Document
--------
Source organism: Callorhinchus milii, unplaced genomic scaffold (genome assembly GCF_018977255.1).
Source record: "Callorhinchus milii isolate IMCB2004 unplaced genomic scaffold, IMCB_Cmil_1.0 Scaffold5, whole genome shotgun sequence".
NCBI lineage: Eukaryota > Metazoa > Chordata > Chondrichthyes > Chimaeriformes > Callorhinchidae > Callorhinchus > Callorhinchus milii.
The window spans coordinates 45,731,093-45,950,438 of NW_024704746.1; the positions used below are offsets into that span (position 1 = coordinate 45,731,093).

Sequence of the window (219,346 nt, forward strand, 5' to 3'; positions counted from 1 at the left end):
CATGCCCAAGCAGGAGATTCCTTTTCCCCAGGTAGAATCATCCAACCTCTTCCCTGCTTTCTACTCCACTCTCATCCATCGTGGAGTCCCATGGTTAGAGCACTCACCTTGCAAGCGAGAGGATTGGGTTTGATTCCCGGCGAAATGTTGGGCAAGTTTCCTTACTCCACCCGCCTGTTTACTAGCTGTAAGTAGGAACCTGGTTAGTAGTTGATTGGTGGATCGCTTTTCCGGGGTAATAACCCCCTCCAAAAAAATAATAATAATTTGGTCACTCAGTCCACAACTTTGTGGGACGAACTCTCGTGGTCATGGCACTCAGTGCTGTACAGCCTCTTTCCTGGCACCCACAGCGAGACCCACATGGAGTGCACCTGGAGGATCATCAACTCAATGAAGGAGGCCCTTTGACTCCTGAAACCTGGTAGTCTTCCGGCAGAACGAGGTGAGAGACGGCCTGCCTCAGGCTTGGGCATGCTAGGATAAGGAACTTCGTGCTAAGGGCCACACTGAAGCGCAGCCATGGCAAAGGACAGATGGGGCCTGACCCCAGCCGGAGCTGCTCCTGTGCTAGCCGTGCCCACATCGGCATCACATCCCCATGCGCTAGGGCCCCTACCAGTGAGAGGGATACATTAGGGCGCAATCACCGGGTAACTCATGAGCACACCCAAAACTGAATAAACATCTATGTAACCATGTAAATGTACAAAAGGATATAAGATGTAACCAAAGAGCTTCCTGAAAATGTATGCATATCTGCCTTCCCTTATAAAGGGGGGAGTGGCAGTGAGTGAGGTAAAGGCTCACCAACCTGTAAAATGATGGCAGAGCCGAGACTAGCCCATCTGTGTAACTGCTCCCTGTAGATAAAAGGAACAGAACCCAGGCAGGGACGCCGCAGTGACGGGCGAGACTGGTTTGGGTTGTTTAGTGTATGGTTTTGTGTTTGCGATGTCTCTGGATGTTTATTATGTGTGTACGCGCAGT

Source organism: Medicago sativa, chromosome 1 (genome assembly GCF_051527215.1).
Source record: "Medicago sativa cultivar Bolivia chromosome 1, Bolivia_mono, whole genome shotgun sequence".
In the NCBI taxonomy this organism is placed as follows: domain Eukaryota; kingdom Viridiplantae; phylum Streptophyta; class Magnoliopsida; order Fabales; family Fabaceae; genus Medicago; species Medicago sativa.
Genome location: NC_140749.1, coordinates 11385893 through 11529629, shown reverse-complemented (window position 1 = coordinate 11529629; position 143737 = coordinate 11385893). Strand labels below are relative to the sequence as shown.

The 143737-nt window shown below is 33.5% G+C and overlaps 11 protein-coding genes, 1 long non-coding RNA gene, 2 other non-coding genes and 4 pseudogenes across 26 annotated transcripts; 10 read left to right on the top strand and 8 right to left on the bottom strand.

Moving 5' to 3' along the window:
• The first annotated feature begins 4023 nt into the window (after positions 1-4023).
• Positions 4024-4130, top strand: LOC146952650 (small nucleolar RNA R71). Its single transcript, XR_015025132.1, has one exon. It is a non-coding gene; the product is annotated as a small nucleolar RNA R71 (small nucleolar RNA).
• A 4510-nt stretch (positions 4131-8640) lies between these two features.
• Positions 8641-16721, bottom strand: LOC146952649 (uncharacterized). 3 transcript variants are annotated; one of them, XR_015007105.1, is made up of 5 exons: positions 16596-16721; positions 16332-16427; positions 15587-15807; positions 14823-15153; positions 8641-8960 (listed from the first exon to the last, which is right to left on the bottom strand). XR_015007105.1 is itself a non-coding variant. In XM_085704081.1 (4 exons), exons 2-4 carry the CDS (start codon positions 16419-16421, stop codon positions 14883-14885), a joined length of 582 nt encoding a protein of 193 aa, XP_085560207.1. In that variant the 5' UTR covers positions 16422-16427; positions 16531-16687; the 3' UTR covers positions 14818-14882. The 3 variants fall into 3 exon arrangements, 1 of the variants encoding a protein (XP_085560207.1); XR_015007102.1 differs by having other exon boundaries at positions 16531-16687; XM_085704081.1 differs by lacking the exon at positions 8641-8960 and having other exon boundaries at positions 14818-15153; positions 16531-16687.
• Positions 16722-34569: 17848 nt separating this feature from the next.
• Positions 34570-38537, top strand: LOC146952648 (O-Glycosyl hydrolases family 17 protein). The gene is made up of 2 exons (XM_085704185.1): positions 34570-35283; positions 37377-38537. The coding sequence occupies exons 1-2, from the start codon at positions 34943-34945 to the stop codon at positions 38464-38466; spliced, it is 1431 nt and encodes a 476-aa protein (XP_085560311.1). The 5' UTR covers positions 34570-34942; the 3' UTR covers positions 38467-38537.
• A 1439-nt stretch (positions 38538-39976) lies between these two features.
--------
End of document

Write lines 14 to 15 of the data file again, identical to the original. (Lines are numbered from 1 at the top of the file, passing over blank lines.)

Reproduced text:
• Positions 4024-4130, top strand: LOC146952650 (small nucleolar RNA R71). Its single transcript, XR_015025132.1, has one exon. It is a non-coding gene; the product is annotated as a small nucleolar RNA R71 (small nucleolar RNA).
• A 4510-nt stretch (positions 4131-8640) lies between these two features.